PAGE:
Q: Why are there so many types of flour and what are their different uses?
A: Different flours have varying levels of protein and fiber, which affect the final baked product. Flour contains gluten which is the protein that strengthens and binds dough in baking. Different types of wheat are milled into flour to meet various needs. Hard red wheat is best for yeast breads while soft wheat is best used in cakes, pastries or other baked goods including crackers or cereal. Durum wheat is the hardest wheat and is best used for pasta.
Enriched all-purpose flour is the most widely used of all flours. It comes from the finely ground part of the wheat kernel called the endosperm, which gets separated from the bran and germ during the milling process. It is made from a combination of hard and soft wheat, hence the term all-purpose. This type of flour can be used universally for a wide range of baked products – yeast breads, cakes, cookies and pastries. Enriched all-purpose flour has iron, and four B-vitamins (thiamin, niacin, riboflavin and folic acid) added in amounts equal to or exceeding what is present in whole wheat flour. Whole wheat flour is milled from the entire kernel of wheat. The presence of bran reduces gluten development, making products with wheat flour heavier and more dense. Graham or stone ground flours can be used interchangeably with whole wheat flour, the only difference is their coarseness. Bread flour is milled for baking use and features a higher gluten content, making it optimal for yeast breads. Self-rising flour is a type of all-purpose flour that has salt and a leavening agent added. One cup of self-rising flour contains 1 ½ tsp of baking powder and ½ tsp of salt. This can be substituted for all purpose flour by decreasing the salt and baking powder called for by the recipe. Self-rising flour is commonly used to make biscuits and quick breads, but is not recommended for yeast breads. Cake flour is a fine textured flour milled from soft wheat. It has a higher percentage of starch and a low protein content which keeps cakes and pastries tender and delicate. Pastry flour is a “middle of the road” between cake flour and all purpose flour. It has a slightly higher protein content and more starch than cake flour, making it ideal for cookies, crackers and other similar products. Gluten flour has a very high protein context and is usually milled from hard spring wheat. It is used primarily to mix in with other non-wheat or low protein wheat flours to produce a stronger dough structure.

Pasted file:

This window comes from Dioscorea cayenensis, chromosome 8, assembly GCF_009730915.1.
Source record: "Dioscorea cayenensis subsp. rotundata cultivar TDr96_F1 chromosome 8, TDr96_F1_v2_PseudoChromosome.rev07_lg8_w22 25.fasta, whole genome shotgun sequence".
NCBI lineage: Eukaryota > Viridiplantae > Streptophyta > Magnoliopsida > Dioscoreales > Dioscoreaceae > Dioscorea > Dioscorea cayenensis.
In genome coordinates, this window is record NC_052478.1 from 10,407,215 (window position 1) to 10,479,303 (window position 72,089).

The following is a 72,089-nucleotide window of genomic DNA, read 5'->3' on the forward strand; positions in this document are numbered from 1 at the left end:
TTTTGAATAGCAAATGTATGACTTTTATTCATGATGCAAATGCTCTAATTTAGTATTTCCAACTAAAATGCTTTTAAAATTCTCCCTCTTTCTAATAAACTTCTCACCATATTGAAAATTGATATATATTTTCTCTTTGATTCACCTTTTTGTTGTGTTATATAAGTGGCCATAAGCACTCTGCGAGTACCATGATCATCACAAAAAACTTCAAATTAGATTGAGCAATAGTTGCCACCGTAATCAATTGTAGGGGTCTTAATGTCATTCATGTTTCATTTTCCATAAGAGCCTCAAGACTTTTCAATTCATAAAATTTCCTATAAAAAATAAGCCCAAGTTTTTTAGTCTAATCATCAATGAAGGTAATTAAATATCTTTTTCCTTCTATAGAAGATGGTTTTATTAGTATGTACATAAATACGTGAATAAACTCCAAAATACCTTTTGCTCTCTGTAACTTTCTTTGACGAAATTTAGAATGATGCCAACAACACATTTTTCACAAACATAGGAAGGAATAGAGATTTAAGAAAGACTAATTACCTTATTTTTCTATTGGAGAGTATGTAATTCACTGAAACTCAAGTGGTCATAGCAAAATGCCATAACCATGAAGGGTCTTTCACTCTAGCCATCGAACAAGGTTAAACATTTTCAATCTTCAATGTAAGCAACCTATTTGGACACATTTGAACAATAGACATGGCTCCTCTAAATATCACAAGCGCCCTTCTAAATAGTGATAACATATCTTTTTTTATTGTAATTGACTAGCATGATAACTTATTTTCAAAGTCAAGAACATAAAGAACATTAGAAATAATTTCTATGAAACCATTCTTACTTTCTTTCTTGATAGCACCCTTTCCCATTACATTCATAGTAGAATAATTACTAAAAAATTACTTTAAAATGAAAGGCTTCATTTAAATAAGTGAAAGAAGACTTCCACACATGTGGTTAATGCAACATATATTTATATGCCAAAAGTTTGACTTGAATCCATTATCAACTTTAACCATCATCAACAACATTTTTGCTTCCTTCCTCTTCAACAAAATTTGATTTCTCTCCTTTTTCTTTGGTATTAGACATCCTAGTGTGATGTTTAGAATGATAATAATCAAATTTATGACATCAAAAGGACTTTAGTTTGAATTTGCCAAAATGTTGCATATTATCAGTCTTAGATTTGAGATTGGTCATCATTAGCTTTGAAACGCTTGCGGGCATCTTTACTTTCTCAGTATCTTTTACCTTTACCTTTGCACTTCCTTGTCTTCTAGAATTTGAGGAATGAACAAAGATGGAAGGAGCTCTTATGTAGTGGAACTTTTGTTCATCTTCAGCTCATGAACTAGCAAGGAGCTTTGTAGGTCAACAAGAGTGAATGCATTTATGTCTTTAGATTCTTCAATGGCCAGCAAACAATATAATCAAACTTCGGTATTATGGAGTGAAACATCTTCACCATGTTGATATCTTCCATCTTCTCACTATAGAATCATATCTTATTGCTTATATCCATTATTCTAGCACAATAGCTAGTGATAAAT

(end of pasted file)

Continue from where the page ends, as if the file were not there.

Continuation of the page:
Wheat alternative flours are also available. If dietary restriction, personal preference or other limitations steer you toward non-wheat flour it is important to note that another binding agent must be included in the recipe to compensate for the lack of wheat